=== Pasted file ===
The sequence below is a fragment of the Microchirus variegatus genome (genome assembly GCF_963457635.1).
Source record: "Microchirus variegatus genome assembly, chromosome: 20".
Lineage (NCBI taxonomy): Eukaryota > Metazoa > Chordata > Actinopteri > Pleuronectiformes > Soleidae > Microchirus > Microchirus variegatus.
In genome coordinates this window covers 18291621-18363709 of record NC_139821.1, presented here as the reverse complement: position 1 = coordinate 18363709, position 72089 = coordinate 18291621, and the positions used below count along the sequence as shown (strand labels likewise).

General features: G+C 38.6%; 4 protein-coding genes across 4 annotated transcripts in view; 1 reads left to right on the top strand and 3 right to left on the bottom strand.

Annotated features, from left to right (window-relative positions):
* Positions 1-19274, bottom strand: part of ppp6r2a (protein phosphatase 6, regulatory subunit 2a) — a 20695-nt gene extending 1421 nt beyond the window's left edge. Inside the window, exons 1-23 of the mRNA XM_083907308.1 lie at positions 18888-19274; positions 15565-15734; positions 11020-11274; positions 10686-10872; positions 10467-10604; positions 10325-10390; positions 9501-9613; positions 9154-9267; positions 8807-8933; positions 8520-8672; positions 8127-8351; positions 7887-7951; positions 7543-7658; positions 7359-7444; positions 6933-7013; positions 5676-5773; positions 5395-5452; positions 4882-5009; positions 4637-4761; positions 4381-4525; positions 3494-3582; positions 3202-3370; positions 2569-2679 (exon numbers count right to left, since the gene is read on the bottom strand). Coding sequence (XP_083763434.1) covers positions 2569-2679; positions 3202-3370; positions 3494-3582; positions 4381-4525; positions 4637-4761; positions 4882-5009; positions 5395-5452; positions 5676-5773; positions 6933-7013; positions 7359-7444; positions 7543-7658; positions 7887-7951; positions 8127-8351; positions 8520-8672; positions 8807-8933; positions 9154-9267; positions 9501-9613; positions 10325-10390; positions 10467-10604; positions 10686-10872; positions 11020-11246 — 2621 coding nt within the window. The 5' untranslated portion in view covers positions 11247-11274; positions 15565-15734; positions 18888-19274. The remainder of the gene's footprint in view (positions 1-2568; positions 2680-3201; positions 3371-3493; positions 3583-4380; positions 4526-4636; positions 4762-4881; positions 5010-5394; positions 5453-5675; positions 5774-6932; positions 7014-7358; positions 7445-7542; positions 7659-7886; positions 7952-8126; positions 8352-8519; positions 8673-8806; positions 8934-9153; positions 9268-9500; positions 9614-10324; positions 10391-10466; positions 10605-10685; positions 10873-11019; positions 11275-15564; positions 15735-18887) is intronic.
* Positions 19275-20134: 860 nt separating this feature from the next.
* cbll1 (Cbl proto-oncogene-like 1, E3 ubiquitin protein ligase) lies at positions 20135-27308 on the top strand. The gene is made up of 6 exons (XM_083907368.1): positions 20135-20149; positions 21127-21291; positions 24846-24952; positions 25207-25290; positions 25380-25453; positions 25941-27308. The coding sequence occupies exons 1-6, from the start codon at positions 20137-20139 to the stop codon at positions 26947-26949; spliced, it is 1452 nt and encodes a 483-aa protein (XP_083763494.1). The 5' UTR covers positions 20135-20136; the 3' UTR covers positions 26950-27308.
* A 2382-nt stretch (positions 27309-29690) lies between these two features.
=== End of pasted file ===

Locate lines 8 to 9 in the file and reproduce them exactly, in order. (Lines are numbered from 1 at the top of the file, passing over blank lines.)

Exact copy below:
* Positions 19275-20134: 860 nt separating this feature from the next.
* cbll1 (Cbl proto-oncogene-like 1, E3 ubiquitin protein ligase) lies at positions 20135-27308 on the top strand. The gene is made up of 6 exons (XM_083907368.1): positions 20135-20149; positions 21127-21291; positions 24846-24952; positions 25207-25290; positions 25380-25453; positions 25941-27308. The coding sequence occupies exons 1-6, from the start codon at positions 20137-20139 to the stop codon at positions 26947-26949; spliced, it is 1452 nt and encodes a 483-aa protein (XP_083763494.1). The 5' UTR covers positions 20135-20136; the 3' UTR covers positions 26950-27308.